I had never been a guest of the York Motel on a nightly – or otherwise – basis and thought that stopping by for a quick look around might be interesting. I wondered if I would be able to find the infamous room 31 and what the motel might look and feel like close up.

CRASHES NEXT TO ROOM 31

Today, on tap for you is a repeat, my number one post from last year.  Please do continue to look under those motel mattresses, if you are a road warrior.

Crashes were not always relegated to software programs. Sometimes I experienced other kinds.  And they often happened close to the office.  Or next to scary places nearby.

In late spring 1994, Dad and I made a marketing call to a potential client without Bob. It was a major telecom company based in northern New Jersey, about an hour’s drive from Weehawken. The prospect was already running one of our competitor’s patent management systems, and wasn’t looking for a change. Rather, this was going to be a straight-up discussion about annuity payment services, right down Dad’s alley.

After some preparation, we plunked down inside my Dad’s lobotomized Mercedes Benz and traced our way to the company via the Garden State’s ribbon of expressways as guided by a crusty folded highway map.  As mentioned in my post “HIS NAME WAS BOB GERHARDT,” Dad had a method of increasing gasoline efficiency in automobile engines. It involved disabling multiple cylinders within the engine based on the simple premise that each cylinder is a source of fuel consumption and combustion. If you can shut them off, you will consume less fuel.

What could be simpler?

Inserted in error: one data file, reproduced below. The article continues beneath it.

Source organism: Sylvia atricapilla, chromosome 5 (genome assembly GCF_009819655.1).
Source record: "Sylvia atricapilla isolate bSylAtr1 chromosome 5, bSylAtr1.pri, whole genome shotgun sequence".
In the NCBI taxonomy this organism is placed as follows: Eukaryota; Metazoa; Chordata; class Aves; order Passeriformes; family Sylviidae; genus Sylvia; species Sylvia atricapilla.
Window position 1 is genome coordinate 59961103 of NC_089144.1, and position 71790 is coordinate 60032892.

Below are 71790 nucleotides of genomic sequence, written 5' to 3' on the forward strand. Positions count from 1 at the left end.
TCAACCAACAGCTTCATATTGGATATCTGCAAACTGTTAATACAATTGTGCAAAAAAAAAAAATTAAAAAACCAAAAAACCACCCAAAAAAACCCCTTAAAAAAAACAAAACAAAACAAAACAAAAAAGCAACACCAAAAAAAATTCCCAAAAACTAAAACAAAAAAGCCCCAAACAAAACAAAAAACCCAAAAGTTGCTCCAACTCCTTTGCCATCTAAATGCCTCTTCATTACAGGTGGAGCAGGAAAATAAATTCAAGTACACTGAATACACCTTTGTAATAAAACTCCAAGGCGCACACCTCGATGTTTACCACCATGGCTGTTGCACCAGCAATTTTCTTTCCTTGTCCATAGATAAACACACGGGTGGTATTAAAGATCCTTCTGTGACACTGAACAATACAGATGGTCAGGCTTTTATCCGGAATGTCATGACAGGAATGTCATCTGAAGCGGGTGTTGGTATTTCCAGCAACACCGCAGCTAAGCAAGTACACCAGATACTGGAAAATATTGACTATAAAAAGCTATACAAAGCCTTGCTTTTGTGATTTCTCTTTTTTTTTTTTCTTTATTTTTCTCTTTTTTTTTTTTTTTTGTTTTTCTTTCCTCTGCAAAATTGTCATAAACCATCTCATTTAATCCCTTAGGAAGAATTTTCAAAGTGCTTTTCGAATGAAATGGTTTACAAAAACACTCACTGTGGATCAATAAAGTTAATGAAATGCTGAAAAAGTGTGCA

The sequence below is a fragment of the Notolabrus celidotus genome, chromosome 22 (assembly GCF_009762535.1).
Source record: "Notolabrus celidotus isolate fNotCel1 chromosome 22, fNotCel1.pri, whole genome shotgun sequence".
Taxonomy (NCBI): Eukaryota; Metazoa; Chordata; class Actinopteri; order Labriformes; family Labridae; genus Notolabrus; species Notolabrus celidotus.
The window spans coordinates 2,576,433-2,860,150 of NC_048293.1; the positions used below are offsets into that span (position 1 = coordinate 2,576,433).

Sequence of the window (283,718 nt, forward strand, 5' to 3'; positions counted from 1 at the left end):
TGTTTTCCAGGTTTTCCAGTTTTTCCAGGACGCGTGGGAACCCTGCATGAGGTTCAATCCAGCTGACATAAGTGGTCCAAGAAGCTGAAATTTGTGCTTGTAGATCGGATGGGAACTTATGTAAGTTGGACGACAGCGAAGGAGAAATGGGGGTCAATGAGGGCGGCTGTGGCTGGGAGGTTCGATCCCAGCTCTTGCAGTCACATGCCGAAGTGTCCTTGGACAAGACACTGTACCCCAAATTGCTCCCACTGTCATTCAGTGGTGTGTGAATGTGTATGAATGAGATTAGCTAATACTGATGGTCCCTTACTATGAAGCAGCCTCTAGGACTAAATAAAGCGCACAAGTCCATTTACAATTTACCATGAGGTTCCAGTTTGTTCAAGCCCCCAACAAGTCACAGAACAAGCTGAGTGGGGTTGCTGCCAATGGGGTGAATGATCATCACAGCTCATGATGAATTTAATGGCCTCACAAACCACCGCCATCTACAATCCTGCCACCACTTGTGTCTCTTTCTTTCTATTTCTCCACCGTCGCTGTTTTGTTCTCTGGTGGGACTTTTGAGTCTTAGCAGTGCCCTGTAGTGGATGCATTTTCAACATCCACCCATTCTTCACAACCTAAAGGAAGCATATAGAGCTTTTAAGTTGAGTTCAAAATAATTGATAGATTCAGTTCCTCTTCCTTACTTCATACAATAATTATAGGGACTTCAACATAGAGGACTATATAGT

SYMPATHY FOR THE YAK, PART 1

The Central Park Zoo in the mid-to-late 1960s barely resembles today’s facility.  The centerpiece, the Sea Lion Pool, which remains pretty much as it was (with the addition of plexiglass walls, so you can see the seals swimming underwater). But the rest of it, which resembled a prison for animals, has been dramatically remodeled to be the more “naturalistic” habitat seen today.

CP Zoo2

For one thing, back then you could tell when you were close to the Zoo by the strong smell of excrement. Today, the smell is gone, with one exception: the Penguin room which has a fairly strong scent of guano. Well, they do have a lot of water birds paddling around in the simulated Antarctic environment; the main attraction is their own indoor  large plexiglass pool where the aquatic acrobats can be admired while “flying” through the water.  According to the penguin keeper, they love it when the keepers “turn the rain on.”

Zoo Pengies.jpg

Back in the mid-1960s, I remember a row of cells behind the Sea Lion pool, where incarcerated animals could be seen behind two rows of bars. There was a gorilla, a leopard, and several other inmates. They either sat at the bars looking out sullenly, or paced back and forth endlessly.

THE UNICORN IN THE GARDEN

by James Thurber. Reprinted from “Fables For Our Time” as published on http://english.glendale.cc.ca.us/unicorn1.html

SELRES_b8a6cde1-2b94-4f90-a3b2-fbe72078debdSELRES_aedfdf38-a27b-4311-ba41-fce3dfad8eddSELRES_c8832d7f-ce0e-42c0-9506-7e871176971aSELRES_4c9353a7-9e90-4945-bb85-d7d3c61a4e5fSELRES_0db28aa6-011d-4eeb-a4fc-9ca4e1a1c513Just because!SELRES_0db28aa6-011d-4eeb-a4fc-9ca4e1a1c513SELRES_4c9353a7-9e90-4945-bb85-d7d3c61a4e5fSELRES_c8832d7f-ce0e-42c0-9506-7e871176971aSELRES_aedfdf38-a27b-4311-ba41-fce3dfad8eddSELRES_b8a6cde1-2b94-4f90-a3b2-fbe72078debd

Once upon a sunny morning a man who sat in a breakfast nook looked up from his scrambled eggs to see a white unicorn with a golden horn quietly cropping the roses in the garden. The man went up to the bedroom where his wife was still asleep and woke her. “There’s a unicorn in the garden,” he said. “Eating roses.” She opened one unfriendly eye and looked at him.

“The unicorn is a mythical beast,” she said, and turned her back on him. The man walked slowly downstairs and out into the garden. The unicorn was still there; now he was browsing among the tulips. “Here, unicorn,” said the man, and he pulled up a lily and gave it to him. The unicorn ate it gravely. With a high heart, because there was a unicorn in his garden, the man went upstairs and roused his wife again. “The unicorn,” he said,”ate a lily.” His wife sat up in bed and looked at him coldly. “You are a booby,” she said, “and I am going to have you put in the booby-hatch.”